It’s mid-December and as a strange and busy year comes to a close, the Yuletide anticipation is building for my granddaughter Daisy: the decorations have gone up around her house and the streets around her are bright with dazzling festive lights.
Although Christmas will be a little different for children this year, for a four-year-old like Daisy it remains overwhelmingly magical despite this year’s unusual constraints.
During one bedtime recently she declared that she was “ready for Christmas!”. With 10 days still to go, I know that the excitement will come close to bubbling over during the waiting period!
With that in mind, this blog is intended to give some suggestions for quiet activities and ones which require little preparation from an adult.
Last week we looked at an easy festive papercraft activity and in this blog I’ll take a look at some fun memory games, the first of which involves snap cards. Of course, I’ve touched on the play value of snap cards more than once before.
If you have a set of snap or ‘donkey’ playing cards these can be used for a pair-matching game. The game requires two identical sets of cards and the number of cards that you include in each set will depend on your child and their age.
How to play
I will start with four cards in each set; as Daisy becomes familiar with the game I can increase the number of cards in each set and vary the images. Playing a game, matching pairs of cards and being successful all help to promote a child’s self-confidence.
The cards are mixed up and laid face down on the flat surface. I’m going to play the card activity with Daisy but it is possible to play with more than one child.
Each person has a go and turns over two cards. The aim of the game is to find matching pairs of cards. If the two cards turned up are not identical then they are placed face down again, in their previous position on the table, and the next player has their turn.
If a player finds two matching cards, they remove the pair. This is a memory game and relies on the child’s observation skills: remembering where each image is, even when it is turned face down on the table. The game continues until all of the cards have been paired up.
Taking turns and sharing are key skills that help a child’s personal, social and emotional development and this is an opportunity for them to practise their turn-taking with different children and adults.
Any set of children’s snap or donkey playing cards can be used and packs of these cards are widely available. WHSmith stocks most of the different Usborne snap cards and John Lewis have a ‘In The House’ set of snap cards that are bright and sturdy, with images that will be familiar to young children.
As it’s the festive season, we can also play this pair-matching game with the pack of Usborne Christmas snap cards that we have. Previously, Daisy has sorted and matched sets of the cards and she has also matched the card images to related Christmas items around the house.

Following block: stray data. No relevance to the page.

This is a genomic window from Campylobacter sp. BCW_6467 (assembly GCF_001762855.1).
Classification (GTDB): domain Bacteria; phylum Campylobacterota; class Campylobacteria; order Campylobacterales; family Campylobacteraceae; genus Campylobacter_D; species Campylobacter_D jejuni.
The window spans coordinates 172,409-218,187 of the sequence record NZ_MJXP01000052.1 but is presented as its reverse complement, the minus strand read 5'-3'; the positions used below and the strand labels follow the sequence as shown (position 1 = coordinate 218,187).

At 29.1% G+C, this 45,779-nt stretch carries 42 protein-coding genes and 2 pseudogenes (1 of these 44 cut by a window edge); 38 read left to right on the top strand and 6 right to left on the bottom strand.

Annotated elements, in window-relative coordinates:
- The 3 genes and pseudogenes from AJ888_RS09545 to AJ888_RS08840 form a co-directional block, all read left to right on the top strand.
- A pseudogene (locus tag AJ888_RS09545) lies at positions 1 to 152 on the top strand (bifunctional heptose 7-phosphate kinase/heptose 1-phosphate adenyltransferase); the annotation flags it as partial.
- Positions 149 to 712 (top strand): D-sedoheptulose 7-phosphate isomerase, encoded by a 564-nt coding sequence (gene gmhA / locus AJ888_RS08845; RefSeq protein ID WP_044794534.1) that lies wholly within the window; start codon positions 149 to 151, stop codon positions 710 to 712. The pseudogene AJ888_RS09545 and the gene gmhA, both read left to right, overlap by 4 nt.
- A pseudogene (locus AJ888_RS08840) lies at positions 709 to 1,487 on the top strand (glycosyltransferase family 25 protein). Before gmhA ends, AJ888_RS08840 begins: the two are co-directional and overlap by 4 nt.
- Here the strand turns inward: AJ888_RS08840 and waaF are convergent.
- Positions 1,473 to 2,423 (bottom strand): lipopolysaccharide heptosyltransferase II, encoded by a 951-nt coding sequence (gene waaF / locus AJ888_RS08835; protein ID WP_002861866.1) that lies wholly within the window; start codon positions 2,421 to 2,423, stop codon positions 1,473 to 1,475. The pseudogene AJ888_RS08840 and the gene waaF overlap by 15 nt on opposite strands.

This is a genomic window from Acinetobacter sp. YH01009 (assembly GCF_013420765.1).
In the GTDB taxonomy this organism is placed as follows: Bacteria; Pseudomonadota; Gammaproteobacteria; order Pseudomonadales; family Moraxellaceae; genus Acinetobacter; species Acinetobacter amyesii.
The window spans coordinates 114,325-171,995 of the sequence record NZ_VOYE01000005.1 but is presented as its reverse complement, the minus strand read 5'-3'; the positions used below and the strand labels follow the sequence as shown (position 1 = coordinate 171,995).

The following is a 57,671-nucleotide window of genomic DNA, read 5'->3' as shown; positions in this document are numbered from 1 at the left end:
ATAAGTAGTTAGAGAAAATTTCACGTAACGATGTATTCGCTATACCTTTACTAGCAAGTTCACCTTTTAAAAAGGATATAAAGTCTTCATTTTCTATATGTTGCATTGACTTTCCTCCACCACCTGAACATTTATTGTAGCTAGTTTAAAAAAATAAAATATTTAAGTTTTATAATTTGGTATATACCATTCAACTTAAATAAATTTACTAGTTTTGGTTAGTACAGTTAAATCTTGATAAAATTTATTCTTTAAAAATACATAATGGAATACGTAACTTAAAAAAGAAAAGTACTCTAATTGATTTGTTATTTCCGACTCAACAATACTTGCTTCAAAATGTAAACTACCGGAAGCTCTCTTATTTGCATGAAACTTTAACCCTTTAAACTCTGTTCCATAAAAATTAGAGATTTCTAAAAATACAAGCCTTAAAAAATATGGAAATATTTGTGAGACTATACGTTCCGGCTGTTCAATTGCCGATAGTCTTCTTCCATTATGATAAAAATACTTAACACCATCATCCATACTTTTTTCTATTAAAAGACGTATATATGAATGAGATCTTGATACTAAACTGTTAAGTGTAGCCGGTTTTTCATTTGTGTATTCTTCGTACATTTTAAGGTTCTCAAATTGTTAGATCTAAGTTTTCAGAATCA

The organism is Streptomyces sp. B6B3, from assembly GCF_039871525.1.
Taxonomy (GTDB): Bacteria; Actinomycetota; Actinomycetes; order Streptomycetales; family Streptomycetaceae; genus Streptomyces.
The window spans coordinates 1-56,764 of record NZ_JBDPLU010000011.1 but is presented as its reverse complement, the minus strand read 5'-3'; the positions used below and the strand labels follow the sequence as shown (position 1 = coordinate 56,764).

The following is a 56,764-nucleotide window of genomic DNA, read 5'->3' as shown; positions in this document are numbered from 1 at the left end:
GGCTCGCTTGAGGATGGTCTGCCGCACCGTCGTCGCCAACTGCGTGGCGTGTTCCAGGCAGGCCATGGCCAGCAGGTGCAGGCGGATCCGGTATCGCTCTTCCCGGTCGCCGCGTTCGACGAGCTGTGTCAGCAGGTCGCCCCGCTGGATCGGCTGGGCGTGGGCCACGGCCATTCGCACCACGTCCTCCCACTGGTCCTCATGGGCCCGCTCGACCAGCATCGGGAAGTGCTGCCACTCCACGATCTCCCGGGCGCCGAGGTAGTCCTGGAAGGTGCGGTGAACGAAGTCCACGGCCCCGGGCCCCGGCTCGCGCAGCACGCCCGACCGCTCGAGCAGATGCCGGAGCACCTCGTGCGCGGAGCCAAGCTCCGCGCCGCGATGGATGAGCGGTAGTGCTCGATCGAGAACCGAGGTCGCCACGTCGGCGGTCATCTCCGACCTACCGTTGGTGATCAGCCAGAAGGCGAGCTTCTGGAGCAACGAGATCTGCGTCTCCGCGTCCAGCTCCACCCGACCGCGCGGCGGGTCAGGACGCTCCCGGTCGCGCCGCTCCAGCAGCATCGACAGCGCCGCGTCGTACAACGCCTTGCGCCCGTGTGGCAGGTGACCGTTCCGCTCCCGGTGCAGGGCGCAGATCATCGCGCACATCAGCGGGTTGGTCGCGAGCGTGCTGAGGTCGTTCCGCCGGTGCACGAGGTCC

Playing Kim’s Game
My second suggested activity to promote the skills of observation and memory is ‘Kim’s Game’. Kim’s Game is a classic that can be played all ages. Adults may remember playing this game themselves when they were young, especially if they were in the Scouts or Guides.
A variety of objects are placed on a tray and the player looks at them. The tray is covered and one item is removed. The player then looks at the tray again and uses their observation and memory skills to spot what has been removed from the tray.
This basic process can be adapted to suit different ages and different occasions, which means that you can play it at home over Christmas but equally in the summer on the beach. You can play versions of it on a train journey or even while waiting with a young child in your two-metre socially distanced queue!
When introducing preschool children to a version of Kim’s Game I recommend using a group of more familiar items rather than a random selection. An example would be to use some play food and set out a ‘meal’ at the play table.
I would talk to them about each item – naming it, talking about the colour, shape and encourage them to touch and handle each item. This kinesthetic approach should help them to make observations about the items which will, in turn, help them to remember the ‘meal’.
Cover the items with a napkin and remove one piece of play food, and then uncover the plate. Talk to your child about what they can see now on the plate: is it the same? What isn’t on the plate now?
My photo shows five items on the plate. If I was doing this for the first time I would start with three items of food and build a child’s skills and confidence by gradually adding more items. We should always ensure that the game is both challenging and achievable; too many items to remember will have the opposite effect.
Older children should have a set amount of time to look at the tray and memorise the items before it’s covered, and you could remove more than one item each time.
Now that Daisy is older, she is ready for the more traditional tray of random items, which can be themed around the festive season. Again, we will start by talking about each item and then the tray will be covered and an item removed. Daisy will try to name the item that isn’t there.
We can increase the number of items on the tray as Daisy becomes better at the game. I think that we might even be able to play a version of Kim’s game on our next Facetime call! But first, we get to enjoy Christmas together!
Granny Smith says…
A little piece of trivia: Kim’s Game comes from the 1901 novel Kim by Rudyard Kipling, famous for writing The Jungle Book, the Just So Stories and the poem If— among many other works. In the novel, the main character Kim plays variations of this game as part of his training to become a spy.